Consider Jesus

Covenant of Grace

I’ve been reading Exodus 4 – 6 in preparation for the next Sunday School lesson I’ll be teaching. In these chapters, God calls Moses to lead His people out of Egypt. Rather than having to search for Jesus and the Gospel in these chapters, the writer of Hebrews makes the comparison and then invites us to “consider Jesus.”

Therefore, holy brothers, you who share in a heavenly calling, consider Jesus, the apostle and high priest of our confession, who was faithful to him who appointed him, just as Moses also was faithful in all God’s house. For Jesus has been counted worthy of more glory than Moses—as much more glory as the builder of a house has more honor than the house itself.  (For every house is built by someone, but the builder of all things is God.) Now Moses was faithful in all God’s house as a servant, to testify to the things that were to be spoken later, but Christ is faithful over God’s house as a son. And we are his house, if indeed we hold fast our confidence and our boasting in our hope. [Hebrews 3:1-6]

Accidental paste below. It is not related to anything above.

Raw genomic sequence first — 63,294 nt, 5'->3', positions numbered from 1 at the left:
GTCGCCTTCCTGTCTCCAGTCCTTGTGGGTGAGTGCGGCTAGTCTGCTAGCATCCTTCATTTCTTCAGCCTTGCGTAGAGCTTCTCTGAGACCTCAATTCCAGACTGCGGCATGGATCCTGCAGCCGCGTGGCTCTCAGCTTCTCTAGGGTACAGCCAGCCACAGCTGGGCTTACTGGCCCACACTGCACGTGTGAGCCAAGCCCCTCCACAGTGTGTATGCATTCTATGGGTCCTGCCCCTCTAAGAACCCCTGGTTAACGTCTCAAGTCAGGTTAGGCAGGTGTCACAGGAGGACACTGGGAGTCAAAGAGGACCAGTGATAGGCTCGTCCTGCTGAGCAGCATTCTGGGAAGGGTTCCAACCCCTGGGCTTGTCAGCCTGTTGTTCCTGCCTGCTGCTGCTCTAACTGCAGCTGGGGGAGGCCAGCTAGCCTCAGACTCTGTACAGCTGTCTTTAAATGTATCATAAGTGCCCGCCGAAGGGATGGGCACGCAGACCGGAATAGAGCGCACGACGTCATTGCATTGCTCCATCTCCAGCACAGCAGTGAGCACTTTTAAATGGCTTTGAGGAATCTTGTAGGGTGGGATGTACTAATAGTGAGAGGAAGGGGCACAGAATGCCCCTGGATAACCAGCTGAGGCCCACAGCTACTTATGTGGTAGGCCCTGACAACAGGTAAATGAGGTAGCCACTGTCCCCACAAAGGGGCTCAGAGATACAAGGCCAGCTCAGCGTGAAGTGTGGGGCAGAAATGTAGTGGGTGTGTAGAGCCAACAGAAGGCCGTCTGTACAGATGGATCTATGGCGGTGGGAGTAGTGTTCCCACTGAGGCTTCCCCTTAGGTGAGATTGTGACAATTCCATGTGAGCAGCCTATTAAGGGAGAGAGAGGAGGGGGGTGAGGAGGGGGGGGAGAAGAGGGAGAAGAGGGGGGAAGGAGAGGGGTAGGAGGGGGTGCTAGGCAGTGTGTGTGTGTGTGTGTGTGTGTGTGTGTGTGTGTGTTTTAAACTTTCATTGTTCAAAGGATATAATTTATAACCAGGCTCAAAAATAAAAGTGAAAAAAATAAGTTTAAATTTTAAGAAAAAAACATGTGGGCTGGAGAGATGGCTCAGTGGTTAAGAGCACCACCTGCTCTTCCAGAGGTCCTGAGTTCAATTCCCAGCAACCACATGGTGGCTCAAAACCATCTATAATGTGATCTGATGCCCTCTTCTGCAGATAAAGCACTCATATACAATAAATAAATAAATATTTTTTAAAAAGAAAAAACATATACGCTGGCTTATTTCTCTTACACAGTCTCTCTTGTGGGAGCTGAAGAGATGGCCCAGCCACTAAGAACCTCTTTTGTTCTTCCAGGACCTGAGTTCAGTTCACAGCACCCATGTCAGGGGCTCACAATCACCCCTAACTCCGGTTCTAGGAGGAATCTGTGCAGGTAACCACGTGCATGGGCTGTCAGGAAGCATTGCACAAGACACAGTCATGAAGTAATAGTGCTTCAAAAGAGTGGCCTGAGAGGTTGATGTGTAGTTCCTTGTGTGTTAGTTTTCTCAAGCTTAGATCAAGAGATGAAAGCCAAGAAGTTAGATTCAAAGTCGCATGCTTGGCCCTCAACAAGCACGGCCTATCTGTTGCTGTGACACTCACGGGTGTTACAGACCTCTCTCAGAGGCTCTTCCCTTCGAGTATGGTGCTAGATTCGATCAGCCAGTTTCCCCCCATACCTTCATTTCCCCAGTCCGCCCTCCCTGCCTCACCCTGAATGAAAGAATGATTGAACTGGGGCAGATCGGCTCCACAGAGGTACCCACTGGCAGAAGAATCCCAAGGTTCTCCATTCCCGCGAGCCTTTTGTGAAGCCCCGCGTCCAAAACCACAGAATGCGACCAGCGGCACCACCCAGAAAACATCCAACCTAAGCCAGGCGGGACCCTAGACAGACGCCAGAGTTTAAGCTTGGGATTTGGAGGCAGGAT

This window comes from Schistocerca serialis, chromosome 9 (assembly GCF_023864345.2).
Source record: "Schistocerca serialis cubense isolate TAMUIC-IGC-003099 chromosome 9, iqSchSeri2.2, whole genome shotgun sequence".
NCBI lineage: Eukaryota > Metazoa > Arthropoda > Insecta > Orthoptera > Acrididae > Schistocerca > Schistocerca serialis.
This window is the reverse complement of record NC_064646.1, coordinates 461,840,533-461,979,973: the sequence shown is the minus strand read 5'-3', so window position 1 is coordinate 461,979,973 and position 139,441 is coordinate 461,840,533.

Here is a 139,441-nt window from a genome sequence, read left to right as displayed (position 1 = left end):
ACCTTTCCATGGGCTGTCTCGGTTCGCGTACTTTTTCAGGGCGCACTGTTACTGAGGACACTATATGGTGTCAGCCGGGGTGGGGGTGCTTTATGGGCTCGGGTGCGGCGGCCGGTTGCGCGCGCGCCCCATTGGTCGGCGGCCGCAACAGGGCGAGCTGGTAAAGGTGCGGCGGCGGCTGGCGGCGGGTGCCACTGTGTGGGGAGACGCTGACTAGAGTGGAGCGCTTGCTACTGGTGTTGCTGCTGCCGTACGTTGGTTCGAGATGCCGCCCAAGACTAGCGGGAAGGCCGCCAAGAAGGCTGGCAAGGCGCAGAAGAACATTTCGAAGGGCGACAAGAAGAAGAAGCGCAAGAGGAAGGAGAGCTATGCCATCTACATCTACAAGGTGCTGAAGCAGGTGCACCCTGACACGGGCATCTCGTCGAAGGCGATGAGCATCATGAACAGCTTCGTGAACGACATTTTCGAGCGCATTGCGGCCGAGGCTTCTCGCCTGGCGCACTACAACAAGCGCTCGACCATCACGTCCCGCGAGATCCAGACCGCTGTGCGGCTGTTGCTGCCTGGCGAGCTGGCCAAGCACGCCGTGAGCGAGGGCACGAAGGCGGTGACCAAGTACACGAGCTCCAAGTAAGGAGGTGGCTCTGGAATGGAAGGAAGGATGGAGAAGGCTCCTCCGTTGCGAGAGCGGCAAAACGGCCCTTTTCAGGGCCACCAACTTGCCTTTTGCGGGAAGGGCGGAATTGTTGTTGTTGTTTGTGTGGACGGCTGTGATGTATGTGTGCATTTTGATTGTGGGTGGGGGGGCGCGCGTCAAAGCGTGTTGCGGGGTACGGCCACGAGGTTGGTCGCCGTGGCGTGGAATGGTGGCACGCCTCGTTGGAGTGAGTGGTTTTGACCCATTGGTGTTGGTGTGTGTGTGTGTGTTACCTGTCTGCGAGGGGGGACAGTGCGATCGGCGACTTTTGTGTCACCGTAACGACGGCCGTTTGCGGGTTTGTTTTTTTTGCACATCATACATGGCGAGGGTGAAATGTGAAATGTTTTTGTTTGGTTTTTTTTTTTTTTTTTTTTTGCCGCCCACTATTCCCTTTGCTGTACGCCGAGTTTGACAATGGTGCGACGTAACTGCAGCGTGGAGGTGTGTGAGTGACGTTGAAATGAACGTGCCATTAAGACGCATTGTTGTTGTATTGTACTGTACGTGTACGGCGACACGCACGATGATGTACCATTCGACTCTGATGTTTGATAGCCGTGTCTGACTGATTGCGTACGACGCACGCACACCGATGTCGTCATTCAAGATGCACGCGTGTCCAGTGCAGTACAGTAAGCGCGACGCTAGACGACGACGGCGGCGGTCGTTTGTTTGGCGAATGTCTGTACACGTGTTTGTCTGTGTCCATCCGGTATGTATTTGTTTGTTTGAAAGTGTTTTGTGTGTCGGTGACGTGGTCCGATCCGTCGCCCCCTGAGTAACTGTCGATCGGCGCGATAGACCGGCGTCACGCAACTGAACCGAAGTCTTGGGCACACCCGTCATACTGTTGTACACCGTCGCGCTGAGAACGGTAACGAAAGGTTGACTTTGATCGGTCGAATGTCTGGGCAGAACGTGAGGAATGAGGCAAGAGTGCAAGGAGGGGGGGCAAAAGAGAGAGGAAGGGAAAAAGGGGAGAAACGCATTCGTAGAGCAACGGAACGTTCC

The lesson ends in chapter 6 of Exodus, where God says these words to Moses: “I will take you to be my people, and I will be your God. . .” Here God presents Moses with the covenant of grace. My mind immediately backtracked to the Christmas sermon Pastor Barcley preached just a few days ago from Ephesians 1. Here are three points he made that continue to resonate with me.

1. There is no inheritance greater than knowing the living God.

2. The inheritance of God’s people is God Himself.

3. In the covenant of grace, we are God’s, and God is ours.

So whether I’m in Exodus, Hebrews, or Ephesians, the message remains the same: consider Jesus!




Sunday School Craft

Our precious Sunday School children with their snakes

I’ve included a craft tutorial for this lesson. Children ages 4 – 8 really like snakes, so this particular craft helps them to remember God’s promises and power in turning Moses’ staff into a snake.

1.  Right click and download.  Print on card stock.  Have the children color the snake with crayons or markers.  Or. . .
2.  Right click and download if you prefer a pre-colored snake.  Print on card stock.



3. Cut away outer white area.
4.  Cut along spiral line.
5.  Lift snake by head to unroll.













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